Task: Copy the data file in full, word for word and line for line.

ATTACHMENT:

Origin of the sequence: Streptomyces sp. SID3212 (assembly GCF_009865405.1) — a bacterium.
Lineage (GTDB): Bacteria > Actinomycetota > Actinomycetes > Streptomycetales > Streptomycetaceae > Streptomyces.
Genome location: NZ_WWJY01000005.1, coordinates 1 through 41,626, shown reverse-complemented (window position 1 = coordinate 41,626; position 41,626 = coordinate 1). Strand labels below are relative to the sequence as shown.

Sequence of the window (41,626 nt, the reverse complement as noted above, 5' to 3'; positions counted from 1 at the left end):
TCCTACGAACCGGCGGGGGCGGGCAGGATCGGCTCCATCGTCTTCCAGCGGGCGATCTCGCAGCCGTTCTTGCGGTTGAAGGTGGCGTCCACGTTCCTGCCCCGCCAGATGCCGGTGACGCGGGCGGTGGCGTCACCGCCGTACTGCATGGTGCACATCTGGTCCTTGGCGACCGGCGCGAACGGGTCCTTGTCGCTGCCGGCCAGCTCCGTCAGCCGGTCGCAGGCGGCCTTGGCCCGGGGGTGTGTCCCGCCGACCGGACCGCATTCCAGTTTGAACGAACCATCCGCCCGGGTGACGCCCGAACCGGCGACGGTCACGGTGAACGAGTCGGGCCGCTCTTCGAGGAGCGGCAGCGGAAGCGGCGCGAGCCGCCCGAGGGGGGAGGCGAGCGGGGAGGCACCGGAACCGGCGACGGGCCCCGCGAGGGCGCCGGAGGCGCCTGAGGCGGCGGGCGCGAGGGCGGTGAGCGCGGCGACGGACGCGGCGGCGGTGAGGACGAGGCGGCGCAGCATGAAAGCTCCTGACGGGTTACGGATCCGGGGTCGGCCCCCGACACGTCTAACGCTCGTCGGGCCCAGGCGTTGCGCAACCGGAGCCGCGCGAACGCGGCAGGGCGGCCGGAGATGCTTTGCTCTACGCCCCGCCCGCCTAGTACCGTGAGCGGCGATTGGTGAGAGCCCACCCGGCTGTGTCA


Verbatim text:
Origin of the sequence: Streptomyces sp. SID3212 (assembly GCF_009865405.1) — a bacterium.
Lineage (GTDB): Bacteria > Actinomycetota > Actinomycetes > Streptomycetales > Streptomycetaceae > Streptomyces.
Genome location: NZ_WWJY01000005.1, coordinates 1 through 41,626, shown reverse-complemented (window position 1 = coordinate 41,626; position 41,626 = coordinate 1). Strand labels below are relative to the sequence as shown.

Sequence of the window (41,626 nt, the reverse complement as noted above, 5' to 3'; positions counted from 1 at the left end):
TCCTACGAACCGGCGGGGGCGGGCAGGATCGGCTCCATCGTCTTCCAGCGGGCGATCTCGCAGCCGTTCTTGCGGTTGAAGGTGGCGTCCACGTTCCTGCCCCGCCAGATGCCGGTGACGCGGGCGGTGGCGTCACCGCCGTACTGCATGGTGCACATCTGGTCCTTGGCGACCGGCGCGAACGGGTCCTTGTCGCTGCCGGCCAGCTCCGTCAGCCGGTCGCAGGCGGCCTTGGCCCGGGGGTGTGTCCCGCCGACCGGACCGCATTCCAGTTTGAACGAACCATCCGCCCGGGTGACGCCCGAACCGGCGACGGTCACGGTGAACGAGTCGGGCCGCTCTTCGAGGAGCGGCAGCGGAAGCGGCGCGAGCCGCCCGAGGGGGGAGGCGAGCGGGGAGGCACCGGAACCGGCGACGGGCCCCGCGAGGGCGCCGGAGGCGCCTGAGGCGGCGGGCGCGAGGGCGGTGAGCGCGGCGACGGACGCGGCGGCGGTGAGGACGAGGCGGCGCAGCATGAAAGCTCCTGACGGGTTACGGATCCGGGGTCGGCCCCCGACACGTCTAACGCTCGTCGGGCCCAGGCGTTGCGCAACCGGAGCCGCGCGAACGCGGCAGGGCGGCCGGAGATGCTTTGCTCTACGCCCCGCCCGCCTAGTACCGTGAGCGGCGATTGGTGAGAGCCCACCCGGCTGTGTCA